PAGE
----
Translation as Transhumance
Translation as Transhumance
This half memoir, half philosophical treatise is a humanist meditation on translation.
Publication Date: 11-14-17
Translated by Ros Schwartz
Foreword by Lauren Elkin
Mireille Gansel grew up in the traumatic aftermath of her family losing everything—including their native languages—to Nazi Germany. In the 1960s and 70s, she translated poets from East Berlin and Vietnam to help broadcast their defiance to the rest of the world.
Winner of a French Voices Award, Gansel’s debut illustrates the estrangement every translator experiences for the privilege of moving between tongues, and muses on how translation becomes an exercise of empathy between those in exile.
"A revelation." —Kirkus Reviews
"Rich and moving." —Los Angeles Review of Books
“Gansel’s slim and sensitive memoir, Translation as Transhumance, has just been elegantly translated into English by another outstanding translator, Ros Schwartz…there is a deeply insightful and humanistic approach to their work.” —Bookwitty
“In Translation as Transhumance, a venerable, inveterate literary translator, who has made the world her literary home, is herself translated; impeccably so, by prizewinning French specialist, Ros Schwartz. They are two translators who richly deserve each other.”—The Jewish Chronicle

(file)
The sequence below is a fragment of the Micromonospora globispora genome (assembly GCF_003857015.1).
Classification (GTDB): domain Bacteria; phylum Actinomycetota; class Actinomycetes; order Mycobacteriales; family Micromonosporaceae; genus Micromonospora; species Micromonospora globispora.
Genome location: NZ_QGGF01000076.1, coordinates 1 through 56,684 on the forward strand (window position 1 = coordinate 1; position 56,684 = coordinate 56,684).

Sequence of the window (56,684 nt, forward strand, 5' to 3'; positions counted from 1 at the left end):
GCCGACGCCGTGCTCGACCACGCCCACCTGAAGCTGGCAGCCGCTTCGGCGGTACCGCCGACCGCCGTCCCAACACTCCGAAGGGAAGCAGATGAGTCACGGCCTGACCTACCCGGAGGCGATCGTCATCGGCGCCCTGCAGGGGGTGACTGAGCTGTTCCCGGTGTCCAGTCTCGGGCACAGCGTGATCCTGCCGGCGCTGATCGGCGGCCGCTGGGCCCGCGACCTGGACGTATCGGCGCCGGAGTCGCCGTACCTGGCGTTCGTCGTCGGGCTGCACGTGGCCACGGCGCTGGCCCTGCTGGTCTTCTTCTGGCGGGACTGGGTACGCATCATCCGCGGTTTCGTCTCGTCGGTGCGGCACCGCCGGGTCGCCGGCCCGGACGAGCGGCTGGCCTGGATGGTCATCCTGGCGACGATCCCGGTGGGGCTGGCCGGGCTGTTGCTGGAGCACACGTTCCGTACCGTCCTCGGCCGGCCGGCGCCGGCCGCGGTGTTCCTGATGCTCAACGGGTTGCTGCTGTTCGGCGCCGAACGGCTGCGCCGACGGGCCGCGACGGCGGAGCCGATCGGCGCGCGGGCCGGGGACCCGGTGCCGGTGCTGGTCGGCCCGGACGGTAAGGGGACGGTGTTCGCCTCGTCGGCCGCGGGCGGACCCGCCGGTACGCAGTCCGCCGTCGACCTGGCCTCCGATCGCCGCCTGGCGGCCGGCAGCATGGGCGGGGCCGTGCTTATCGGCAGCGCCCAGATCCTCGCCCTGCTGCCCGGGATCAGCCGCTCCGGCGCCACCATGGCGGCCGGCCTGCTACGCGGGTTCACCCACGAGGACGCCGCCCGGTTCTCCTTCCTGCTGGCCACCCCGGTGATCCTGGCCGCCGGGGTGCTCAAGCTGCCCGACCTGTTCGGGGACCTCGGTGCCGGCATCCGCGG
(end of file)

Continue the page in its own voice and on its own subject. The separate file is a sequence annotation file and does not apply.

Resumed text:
“This English PEN award-winning memoir/treatise is a journey around Europe, to Vietnam and Israel and through the hows and whys of translation”—Buzz Magazine
"This is a book full of fascination and joy for anyone involved in or simply curious about translation. Beyond this, with its call to look beyond our own borders, it is a remarkably prescient book for our times."—The Skinny
“In this memoir of a translator’s adventures, Mireille Gansel shows us what it means to enter another language through its culture, and to enter the life of another culture through its language. A sensitive and insightful book, which illuminates the difficult, and often underestimated task of translation—and the role of literature in making for a more interconnected and humane world.” —Eva Hoffman, Lost in Translation: A Life in a New Language
“A history not just of twentieth century poetry but of that dark century itself, from the rise of the Nazis to the American bombing of North Vietnam, and yields too a rare insight into the nature of language and the splendors and limitations of translation.” —Gabriel Josipovici, What Ever Happened to Modernism?
At a time in which words are losing their meanings and border walls are once again growing tall, Gansel illustrates for her reader the difficult work of border crossing."—Cleaver
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